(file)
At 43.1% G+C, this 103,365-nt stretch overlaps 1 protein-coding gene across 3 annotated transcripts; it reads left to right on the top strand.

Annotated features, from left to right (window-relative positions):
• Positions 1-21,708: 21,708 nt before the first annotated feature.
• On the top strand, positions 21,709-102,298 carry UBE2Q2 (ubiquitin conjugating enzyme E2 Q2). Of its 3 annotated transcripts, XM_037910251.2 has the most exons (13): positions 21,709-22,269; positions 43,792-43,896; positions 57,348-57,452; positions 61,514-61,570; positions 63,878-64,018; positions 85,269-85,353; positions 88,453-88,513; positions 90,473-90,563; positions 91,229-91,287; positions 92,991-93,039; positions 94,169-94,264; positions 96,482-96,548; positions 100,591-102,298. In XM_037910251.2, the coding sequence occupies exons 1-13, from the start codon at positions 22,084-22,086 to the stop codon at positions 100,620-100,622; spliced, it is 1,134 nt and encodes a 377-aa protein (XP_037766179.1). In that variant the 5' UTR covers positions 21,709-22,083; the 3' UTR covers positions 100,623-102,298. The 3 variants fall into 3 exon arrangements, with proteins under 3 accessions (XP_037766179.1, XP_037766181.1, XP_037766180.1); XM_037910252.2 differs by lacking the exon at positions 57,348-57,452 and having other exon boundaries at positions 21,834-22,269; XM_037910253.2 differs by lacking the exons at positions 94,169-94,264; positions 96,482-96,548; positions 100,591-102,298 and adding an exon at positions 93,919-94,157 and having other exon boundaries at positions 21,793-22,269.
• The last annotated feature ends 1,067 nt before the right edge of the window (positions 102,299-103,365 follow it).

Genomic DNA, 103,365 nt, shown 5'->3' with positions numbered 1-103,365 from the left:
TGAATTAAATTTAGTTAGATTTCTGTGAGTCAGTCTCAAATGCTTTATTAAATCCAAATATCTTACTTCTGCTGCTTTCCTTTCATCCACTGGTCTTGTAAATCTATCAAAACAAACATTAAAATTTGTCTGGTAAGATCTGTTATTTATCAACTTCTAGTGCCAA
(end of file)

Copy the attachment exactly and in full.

At 43.1% G+C, this 103,365-nt stretch overlaps 1 protein-coding gene across 3 annotated transcripts; it reads left to right on the top strand.

Annotated features, from left to right (window-relative positions):
• Positions 1-21,708: 21,708 nt before the first annotated feature.
• On the top strand, positions 21,709-102,298 carry UBE2Q2 (ubiquitin conjugating enzyme E2 Q2). Of its 3 annotated transcripts, XM_037910251.2 has the most exons (13): positions 21,709-22,269; positions 43,792-43,896; positions 57,348-57,452; positions 61,514-61,570; positions 63,878-64,018; positions 85,269-85,353; positions 88,453-88,513; positions 90,473-90,563; positions 91,229-91,287; positions 92,991-93,039; positions 94,169-94,264; positions 96,482-96,548; positions 100,591-102,298. In XM_037910251.2, the coding sequence occupies exons 1-13, from the start codon at positions 22,084-22,086 to the stop codon at positions 100,620-100,622; spliced, it is 1,134 nt and encodes a 377-aa protein (XP_037766179.1). In that variant the 5' UTR covers positions 21,709-22,083; the 3' UTR covers positions 100,623-102,298. The 3 variants fall into 3 exon arrangements, with proteins under 3 accessions (XP_037766179.1, XP_037766181.1, XP_037766180.1); XM_037910252.2 differs by lacking the exon at positions 57,348-57,452 and having other exon boundaries at positions 21,834-22,269; XM_037910253.2 differs by lacking the exons at positions 94,169-94,264; positions 96,482-96,548; positions 100,591-102,298 and adding an exon at positions 93,919-94,157 and having other exon boundaries at positions 21,793-22,269.
• The last annotated feature ends 1,067 nt before the right edge of the window (positions 102,299-103,365 follow it).

Genomic DNA, 103,365 nt, shown 5'->3' with positions numbered 1-103,365 from the left:
TGAATTAAATTTAGTTAGATTTCTGTGAGTCAGTCTCAAATGCTTTATTAAATCCAAATATCTTACTTCTGCTGCTTTCCTTTCATCCACTGGTCTTGTAAATCTATCAAAACAAACATTAAAATTTGTCTGGTAAGATCTGTTATTTATCAACTTCTAGTGCCAA